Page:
However, the 2d model is clearly lacking when compared to the rotating 3d models that attempt to show an object with as many right angles as a tesseract has in its true 4d form. And even the 3d model is lacking compared to the visual effects I (and many others) have reported when encountering tesseracting objects in hyperspace.

So in this example, even though the 2d model is capable, imo, of gaining the widest traction and allowing the most people some level of relatability to the phenomenon being discussed, it actually does the worst job of all of the presented models, as far as actually conveying the nature of a tesseract. My preference would be for a model of a tesseract that is as accurate as possible, even if it limits the overall relatability.

I'll leave it at that for now and look forward to this continued discussion.

Smile
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strassman
#25 Posted : 12/31/2015 5:15:45 PM
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Thanks, SnozzleBerry.

I like models because they help make sense of data, which is inherently satisfying for many of us. If the model accuratelys reflect the phenomena, they may also have predictive value--the model will let us know what would happen if we did x, y, and z in a, b, and c set of conditions.

I think there are many ways to model data; e.g., mathematical, verbal, musical, visual. Stapledon in his book, Star Maker, describes a species of human that experiences the world primarily through taste and smell; thus, the psychedelic state on that planet might be modeled using taste and smell.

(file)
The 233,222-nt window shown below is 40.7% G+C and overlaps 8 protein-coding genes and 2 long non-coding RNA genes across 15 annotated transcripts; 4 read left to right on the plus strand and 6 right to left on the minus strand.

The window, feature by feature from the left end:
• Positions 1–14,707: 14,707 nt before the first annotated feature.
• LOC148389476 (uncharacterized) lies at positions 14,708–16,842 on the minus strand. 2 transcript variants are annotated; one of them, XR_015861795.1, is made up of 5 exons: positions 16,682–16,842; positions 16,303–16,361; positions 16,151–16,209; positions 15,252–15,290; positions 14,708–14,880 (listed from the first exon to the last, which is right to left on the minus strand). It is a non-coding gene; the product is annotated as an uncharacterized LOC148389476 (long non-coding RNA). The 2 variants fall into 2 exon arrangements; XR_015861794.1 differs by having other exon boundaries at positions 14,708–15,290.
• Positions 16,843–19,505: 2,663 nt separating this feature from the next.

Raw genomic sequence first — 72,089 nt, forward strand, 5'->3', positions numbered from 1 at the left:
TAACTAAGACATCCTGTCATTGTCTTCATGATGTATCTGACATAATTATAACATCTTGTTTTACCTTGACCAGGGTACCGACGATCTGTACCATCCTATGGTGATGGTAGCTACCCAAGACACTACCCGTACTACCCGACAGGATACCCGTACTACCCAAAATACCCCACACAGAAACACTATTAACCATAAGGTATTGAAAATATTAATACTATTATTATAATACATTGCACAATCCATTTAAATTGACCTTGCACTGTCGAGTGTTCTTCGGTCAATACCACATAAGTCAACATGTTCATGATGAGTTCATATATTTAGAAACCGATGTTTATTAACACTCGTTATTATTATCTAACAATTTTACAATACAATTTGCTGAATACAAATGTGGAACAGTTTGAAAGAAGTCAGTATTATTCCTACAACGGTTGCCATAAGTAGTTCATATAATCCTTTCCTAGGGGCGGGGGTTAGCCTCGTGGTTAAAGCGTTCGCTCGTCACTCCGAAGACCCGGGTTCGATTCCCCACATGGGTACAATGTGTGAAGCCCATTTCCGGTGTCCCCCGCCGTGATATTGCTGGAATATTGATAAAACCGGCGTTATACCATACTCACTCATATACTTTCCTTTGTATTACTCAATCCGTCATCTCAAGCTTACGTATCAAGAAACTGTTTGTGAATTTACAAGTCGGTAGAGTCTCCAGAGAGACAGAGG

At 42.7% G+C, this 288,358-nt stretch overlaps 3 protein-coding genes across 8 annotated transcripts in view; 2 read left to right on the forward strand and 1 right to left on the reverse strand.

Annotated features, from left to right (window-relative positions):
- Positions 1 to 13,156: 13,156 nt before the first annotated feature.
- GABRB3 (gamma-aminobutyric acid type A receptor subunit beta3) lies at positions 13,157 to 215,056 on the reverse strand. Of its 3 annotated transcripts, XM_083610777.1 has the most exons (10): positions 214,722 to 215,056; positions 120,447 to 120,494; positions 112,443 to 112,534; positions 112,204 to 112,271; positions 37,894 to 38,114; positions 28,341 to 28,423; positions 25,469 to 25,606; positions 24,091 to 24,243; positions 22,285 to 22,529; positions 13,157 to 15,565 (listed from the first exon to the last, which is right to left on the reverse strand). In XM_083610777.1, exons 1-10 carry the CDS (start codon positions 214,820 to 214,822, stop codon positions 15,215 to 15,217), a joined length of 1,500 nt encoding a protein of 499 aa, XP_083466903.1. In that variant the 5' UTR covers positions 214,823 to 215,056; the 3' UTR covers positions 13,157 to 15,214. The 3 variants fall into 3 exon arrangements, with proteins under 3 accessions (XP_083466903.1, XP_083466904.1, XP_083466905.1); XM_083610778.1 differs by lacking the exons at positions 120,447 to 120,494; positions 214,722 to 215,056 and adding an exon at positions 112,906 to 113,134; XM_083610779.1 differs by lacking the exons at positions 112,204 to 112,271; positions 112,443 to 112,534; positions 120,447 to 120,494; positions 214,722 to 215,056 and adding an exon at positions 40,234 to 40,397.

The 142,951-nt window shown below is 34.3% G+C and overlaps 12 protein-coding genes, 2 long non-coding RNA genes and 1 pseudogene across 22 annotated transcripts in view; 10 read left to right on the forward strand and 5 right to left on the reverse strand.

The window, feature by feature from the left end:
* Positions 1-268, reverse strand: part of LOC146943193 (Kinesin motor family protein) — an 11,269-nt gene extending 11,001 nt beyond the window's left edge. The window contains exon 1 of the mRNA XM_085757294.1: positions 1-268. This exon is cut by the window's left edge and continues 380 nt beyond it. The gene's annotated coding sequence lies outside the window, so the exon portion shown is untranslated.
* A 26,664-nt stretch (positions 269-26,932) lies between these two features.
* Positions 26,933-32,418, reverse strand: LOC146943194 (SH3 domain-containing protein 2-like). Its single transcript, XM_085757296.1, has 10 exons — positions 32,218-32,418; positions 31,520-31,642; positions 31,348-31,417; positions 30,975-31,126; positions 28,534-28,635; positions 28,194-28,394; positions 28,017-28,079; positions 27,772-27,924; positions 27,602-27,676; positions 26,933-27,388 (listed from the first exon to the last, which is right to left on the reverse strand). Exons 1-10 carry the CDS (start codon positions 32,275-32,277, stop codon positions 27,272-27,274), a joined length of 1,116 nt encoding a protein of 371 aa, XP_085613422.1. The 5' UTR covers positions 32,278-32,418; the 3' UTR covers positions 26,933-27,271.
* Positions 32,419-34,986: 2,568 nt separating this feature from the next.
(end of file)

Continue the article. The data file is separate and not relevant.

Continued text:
To the extent that verbal models apply to the psychedelic drug state, in particular the DMT one, the theoneurological model I have been working on is "verbal." That is, I'm using words, ideas. concepts. This model takes into account the data from my study, where the DMT experience is highly interactive and relational. It is also felt to be as real or more real than real. In these ways, it shares many features with the "data" of prophetic experience as laid out in the Hebrew Bible. Prophetic experience is highly verbal, and posits a higher-order level of reality to what is apprehended in that state.

I believe that with the proper cognitive preparation--afforded by learning the vocabulary and concepts of the HB--more verbal information might be extractable and transmittable from the DMT experience.

There's a dictum of the rabbis, "The Bible is written in the language of humankind." This means that it is intended to be understood by as many people as possible. If it were written in the language of mathematics--which I'm sure could be done by someone with the skill and patience--it would be less accessible, would benefit less people.

There's also a dictum that the teachings of the HB could be just as easily attained through scientific experiments, trial and error, rational deduction, and so on. But that the prophetic state or revelation is quicker and is communicated in terms, ideas, narratives, and so on that are understandable to more people.

Thus, my short-hand expression "gain traction" refers to developing a model that, while is as accurate (consistent with the data and with known principles) as possible, is also as accessible as possible. There may be equally true models that very few people would understand. I believe that an accurate model that's easier to understand, to educate more people with, has benefits that a difficult-to-understand model may not.

Rick
 
Bill Cipher
#26 Posted : 12/31/2015 9:55:44 PM
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Having nothing at all to do with the current discussion, I would like to say thank you for all of your work, Rick. Had it not been for your research and book, I would likely never have discovered this amazing phenomenon which has shaped and changed my life in extremely meaningful ways.

 
hyperweb
#27 Posted : 12/31/2015 10:09:26 PM
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To touch on some previous comments concerning Strassman's desire to bring this information to the public by way of the Hebrew Bible...